The oldest prosthesis was found in a grave in Egypt. In ancient Thebes, around 950 to 700 BC, a female mummy wore a wooden prosthesis - as a replacement for her right big toe.
In medicine, a prosthesis (plural: prostheses; from Ancient Greek: πρόσθεσις, romanized: prósthesis, lit. 'addition, application, attachment'), or a prosthetic implant, is an artificial device that replaces a missing body part, which may be lost through trauma, disease, or a condition present at birth.
Prostheses in war
War was also an innovator in prosthetics. Missing body parts were considered deformities. If a limb was missing, the person was incomplete - and could no longer fight.
War therefore also produced artificial extremities that served as extensions of the knight's armor. The Frankish knight Götz von Berlichingen wore a prosthesis, whose fingers could be moved. He could even make them into a fist.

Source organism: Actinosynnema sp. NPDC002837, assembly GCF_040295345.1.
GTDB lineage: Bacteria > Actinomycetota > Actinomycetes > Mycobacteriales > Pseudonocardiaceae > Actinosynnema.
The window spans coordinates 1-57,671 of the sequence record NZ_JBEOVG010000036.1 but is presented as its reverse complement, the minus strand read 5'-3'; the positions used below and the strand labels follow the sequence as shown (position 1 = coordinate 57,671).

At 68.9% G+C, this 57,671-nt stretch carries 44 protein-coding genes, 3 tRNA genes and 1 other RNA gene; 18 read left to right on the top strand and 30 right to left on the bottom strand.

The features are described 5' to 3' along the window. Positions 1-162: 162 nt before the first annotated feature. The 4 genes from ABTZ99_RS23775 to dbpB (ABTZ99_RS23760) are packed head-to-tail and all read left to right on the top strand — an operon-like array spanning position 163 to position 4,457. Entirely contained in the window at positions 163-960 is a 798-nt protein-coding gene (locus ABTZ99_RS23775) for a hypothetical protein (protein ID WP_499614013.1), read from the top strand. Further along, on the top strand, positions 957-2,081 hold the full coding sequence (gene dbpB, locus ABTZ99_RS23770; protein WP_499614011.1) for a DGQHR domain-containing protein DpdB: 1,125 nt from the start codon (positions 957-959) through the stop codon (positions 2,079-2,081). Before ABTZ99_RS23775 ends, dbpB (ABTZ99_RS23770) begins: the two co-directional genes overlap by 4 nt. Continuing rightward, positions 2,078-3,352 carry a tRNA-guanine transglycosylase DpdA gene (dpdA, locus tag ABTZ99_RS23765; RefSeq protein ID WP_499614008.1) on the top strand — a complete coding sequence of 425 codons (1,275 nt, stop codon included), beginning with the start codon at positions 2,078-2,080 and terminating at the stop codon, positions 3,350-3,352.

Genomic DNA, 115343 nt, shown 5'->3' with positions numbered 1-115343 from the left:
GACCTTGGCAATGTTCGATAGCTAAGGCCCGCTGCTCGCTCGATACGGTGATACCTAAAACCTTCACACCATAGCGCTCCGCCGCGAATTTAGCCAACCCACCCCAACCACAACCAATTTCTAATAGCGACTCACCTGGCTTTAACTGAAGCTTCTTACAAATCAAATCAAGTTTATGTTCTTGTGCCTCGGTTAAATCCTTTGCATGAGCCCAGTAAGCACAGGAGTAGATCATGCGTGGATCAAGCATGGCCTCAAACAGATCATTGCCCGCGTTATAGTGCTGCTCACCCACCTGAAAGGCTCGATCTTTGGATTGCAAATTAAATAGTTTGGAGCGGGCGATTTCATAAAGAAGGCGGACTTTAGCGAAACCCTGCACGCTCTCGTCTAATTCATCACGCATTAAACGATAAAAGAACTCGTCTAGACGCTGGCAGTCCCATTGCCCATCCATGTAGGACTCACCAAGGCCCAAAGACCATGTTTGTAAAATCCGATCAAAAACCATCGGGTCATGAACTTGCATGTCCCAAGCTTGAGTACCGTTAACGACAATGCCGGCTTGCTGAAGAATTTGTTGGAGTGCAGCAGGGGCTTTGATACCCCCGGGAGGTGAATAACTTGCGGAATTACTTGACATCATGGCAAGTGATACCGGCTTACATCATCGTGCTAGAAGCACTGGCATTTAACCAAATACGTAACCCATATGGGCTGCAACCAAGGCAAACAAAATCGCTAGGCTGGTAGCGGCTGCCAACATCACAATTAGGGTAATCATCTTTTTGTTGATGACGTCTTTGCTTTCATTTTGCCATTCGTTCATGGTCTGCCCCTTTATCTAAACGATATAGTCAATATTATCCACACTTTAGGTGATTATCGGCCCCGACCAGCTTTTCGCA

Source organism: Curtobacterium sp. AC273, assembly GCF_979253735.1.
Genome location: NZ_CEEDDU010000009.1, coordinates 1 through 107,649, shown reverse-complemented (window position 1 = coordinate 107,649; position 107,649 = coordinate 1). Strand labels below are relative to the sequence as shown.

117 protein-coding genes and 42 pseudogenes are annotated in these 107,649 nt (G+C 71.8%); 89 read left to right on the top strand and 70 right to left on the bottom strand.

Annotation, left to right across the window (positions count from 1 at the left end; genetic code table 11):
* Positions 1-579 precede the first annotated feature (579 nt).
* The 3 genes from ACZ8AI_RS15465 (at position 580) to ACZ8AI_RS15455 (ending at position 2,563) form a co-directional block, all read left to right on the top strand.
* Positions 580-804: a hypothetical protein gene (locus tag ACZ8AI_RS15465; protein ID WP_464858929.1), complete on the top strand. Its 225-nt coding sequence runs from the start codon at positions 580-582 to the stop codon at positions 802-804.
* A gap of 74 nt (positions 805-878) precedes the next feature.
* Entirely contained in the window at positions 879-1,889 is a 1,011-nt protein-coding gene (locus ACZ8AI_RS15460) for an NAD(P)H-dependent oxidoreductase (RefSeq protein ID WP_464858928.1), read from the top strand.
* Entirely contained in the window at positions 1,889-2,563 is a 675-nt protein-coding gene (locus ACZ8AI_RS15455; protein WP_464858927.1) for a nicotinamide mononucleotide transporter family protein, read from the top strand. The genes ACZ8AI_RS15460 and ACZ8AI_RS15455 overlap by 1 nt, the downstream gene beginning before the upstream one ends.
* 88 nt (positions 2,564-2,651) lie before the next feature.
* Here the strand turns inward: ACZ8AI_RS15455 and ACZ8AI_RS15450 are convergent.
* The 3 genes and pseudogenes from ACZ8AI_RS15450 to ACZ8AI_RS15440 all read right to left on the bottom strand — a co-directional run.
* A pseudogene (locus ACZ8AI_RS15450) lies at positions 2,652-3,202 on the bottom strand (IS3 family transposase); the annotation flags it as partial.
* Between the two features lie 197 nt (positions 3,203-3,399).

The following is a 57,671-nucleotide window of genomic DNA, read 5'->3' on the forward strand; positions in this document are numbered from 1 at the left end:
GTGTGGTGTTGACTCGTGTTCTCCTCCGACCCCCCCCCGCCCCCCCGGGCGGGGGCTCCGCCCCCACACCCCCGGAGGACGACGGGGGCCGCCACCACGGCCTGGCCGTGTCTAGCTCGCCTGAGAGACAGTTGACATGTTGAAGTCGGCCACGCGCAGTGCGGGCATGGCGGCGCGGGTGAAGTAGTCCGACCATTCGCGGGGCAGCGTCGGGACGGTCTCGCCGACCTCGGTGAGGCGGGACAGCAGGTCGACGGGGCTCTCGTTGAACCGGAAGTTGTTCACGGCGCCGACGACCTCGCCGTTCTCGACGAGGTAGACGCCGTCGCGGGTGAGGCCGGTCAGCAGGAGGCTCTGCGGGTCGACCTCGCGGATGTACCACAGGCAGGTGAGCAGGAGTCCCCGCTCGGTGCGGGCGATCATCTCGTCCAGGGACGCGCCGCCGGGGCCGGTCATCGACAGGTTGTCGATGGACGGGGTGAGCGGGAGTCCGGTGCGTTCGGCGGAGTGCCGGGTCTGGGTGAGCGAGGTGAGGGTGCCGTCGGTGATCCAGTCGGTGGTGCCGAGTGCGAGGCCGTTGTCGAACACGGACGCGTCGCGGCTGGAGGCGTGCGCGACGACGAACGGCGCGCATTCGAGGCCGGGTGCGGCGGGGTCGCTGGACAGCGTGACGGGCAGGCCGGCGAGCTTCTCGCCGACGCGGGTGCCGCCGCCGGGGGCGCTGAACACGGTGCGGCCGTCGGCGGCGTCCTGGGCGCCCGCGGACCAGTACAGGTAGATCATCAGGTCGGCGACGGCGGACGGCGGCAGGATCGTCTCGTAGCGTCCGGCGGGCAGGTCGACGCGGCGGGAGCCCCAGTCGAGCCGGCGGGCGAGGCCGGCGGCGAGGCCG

Later, at the beginning of the 19th century, Johann Nepomuk Mälzel became famous for his foot prostheses. He developed them for war invalids at the time of the Napoleonic campaigns.
In 1812, the Berlin dentist Peter Baliff, designed a prosthetic arm that could be moved around the elbow and shoulder using cables. It was the first prosthesis that could be moved without the support of the healthy hand and the birth of the first modern arm prosthesis.